Henry Schein Practice Solutions, Inc., the provider of leading office management software for dental practices, has agreed to pay $250,000 to settle Federal Trade Commission charges for allegedly misrepresenting the advertised level of encryption it provided to protect patient data.
Schein sold management software, known as Dentrix G5, to dental practices. Dentists used Dentrix G5 to collect and store patients’ sensitive personal information, including Social Security numbers, dates of birth, driver’s license numbers, and diagnoses. The software was represented as using industry-standard encryption capabilities to protect such personal information.
According to the Complaint, however, the database engine vendor for Dentrix G5 informed Schein that the form of data protection used in the software had not been tested publicly and was less secure and more vulnerable than widely-used, industry-standard encryption algorithms. Despite this knowledge, Schein continued to promote Dentrix G5’s ability to encrypt patient data and help dentists meet regulatory obligations under the Health Insurance Portability and Accountability Act of 1996 (HIPAA), although encryption is not mandatory.
As Section 5 of the FTC Act does not provide for a monetary penalty, the agreed payment is for the purpose of consumer redress. However, the Order does not explain the process for any of the consumers to make a claim or the standards to be applied for how much would be paid to each affected “consumer.” As a result it is presumed that the $250,000 is disgorgement of income, but there is no rationale as to how this figure was derived or even if this is the theory justifying the payment. As is usual, the FTC consent order also requires Schein to notify all of its customers who purchased Dentrix G5 that the product does not in fact provide industry-standard encryption and must submit reports of its notification program to the FTC.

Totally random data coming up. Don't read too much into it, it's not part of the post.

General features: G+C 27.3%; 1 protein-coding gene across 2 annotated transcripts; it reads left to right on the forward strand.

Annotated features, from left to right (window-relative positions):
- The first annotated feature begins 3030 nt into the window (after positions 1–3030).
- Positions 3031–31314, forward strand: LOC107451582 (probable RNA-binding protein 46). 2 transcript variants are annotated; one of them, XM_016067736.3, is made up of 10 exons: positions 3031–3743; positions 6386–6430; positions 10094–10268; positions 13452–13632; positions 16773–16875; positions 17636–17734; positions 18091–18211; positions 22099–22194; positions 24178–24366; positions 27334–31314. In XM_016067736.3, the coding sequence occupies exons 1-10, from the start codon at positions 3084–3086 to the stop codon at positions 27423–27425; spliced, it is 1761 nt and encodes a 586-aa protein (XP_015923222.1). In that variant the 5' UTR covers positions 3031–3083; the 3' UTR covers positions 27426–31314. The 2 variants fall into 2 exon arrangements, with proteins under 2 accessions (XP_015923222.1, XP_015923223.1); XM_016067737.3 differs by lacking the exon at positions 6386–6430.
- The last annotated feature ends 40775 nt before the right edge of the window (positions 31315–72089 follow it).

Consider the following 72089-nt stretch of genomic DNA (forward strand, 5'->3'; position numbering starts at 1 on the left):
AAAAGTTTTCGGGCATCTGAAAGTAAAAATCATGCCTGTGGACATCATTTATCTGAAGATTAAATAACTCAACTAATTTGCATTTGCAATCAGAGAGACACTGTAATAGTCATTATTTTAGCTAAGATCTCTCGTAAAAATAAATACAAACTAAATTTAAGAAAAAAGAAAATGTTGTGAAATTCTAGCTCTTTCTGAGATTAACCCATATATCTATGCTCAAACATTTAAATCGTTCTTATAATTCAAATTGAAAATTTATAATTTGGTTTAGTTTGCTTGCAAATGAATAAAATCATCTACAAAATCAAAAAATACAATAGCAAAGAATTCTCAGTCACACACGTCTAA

“Strong encryption is critical for companies dealing with sensitive health information,” said Jessica Rich, Director of the Federal Trade Commission’s Bureau of Consumer Protection. “If a company promises strong encryption, it should deliver it.” Indeed, guidance has been provided in the context of HIPAA for what constitutes acceptable encryption standards as provided by the National Institute of Standards and Technology (“NIST”).